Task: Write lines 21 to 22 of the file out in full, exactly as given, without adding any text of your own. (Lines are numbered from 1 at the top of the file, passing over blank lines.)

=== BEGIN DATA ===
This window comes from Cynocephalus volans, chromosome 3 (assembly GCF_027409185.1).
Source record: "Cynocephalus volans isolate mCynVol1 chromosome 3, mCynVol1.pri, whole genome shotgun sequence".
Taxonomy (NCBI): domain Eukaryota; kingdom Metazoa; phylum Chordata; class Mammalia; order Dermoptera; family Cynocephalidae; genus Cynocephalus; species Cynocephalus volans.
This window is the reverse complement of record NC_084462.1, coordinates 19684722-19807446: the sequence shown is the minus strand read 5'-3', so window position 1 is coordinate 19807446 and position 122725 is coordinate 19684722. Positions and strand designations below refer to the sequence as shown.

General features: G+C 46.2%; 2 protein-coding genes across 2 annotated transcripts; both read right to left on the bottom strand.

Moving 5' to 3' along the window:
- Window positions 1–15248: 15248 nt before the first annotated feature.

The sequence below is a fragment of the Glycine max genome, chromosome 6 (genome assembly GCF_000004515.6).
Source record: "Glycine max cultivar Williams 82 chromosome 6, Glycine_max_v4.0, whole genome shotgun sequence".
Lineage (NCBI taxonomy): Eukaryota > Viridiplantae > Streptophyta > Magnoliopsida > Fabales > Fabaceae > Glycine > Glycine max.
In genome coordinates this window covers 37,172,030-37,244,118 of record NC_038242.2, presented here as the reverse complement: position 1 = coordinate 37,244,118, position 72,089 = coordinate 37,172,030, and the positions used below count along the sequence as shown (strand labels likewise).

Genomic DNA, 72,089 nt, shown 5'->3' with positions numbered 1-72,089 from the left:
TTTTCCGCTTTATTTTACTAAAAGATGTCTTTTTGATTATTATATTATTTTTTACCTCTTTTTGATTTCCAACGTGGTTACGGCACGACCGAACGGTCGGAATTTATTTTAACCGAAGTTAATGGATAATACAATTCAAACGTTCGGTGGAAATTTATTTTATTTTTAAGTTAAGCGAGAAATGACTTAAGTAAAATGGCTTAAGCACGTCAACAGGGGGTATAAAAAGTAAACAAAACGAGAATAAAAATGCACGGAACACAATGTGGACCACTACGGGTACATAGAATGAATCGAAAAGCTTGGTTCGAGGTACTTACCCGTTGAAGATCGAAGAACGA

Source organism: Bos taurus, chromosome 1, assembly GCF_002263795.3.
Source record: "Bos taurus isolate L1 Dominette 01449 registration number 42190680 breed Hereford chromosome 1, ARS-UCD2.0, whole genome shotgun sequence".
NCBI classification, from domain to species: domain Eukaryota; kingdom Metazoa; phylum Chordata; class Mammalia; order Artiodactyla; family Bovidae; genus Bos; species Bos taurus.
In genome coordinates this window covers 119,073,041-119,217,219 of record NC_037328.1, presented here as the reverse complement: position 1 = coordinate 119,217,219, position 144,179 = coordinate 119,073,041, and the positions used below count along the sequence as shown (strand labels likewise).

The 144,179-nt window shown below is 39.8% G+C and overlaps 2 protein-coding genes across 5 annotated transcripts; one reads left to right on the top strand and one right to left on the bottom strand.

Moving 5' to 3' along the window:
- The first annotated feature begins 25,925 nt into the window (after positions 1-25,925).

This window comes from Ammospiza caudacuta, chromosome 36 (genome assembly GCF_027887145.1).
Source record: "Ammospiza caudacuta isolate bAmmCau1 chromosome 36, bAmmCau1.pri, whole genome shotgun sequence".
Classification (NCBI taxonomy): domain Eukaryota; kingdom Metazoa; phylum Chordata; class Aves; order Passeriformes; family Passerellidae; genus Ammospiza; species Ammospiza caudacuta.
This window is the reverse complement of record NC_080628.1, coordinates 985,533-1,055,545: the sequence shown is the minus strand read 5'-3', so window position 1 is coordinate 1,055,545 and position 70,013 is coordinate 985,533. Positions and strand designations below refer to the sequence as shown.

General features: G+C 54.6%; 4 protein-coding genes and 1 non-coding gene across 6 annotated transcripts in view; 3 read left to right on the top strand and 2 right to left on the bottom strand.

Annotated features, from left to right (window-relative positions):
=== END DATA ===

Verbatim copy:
This window comes from Ammospiza caudacuta, chromosome 36 (genome assembly GCF_027887145.1).
Source record: "Ammospiza caudacuta isolate bAmmCau1 chromosome 36, bAmmCau1.pri, whole genome shotgun sequence".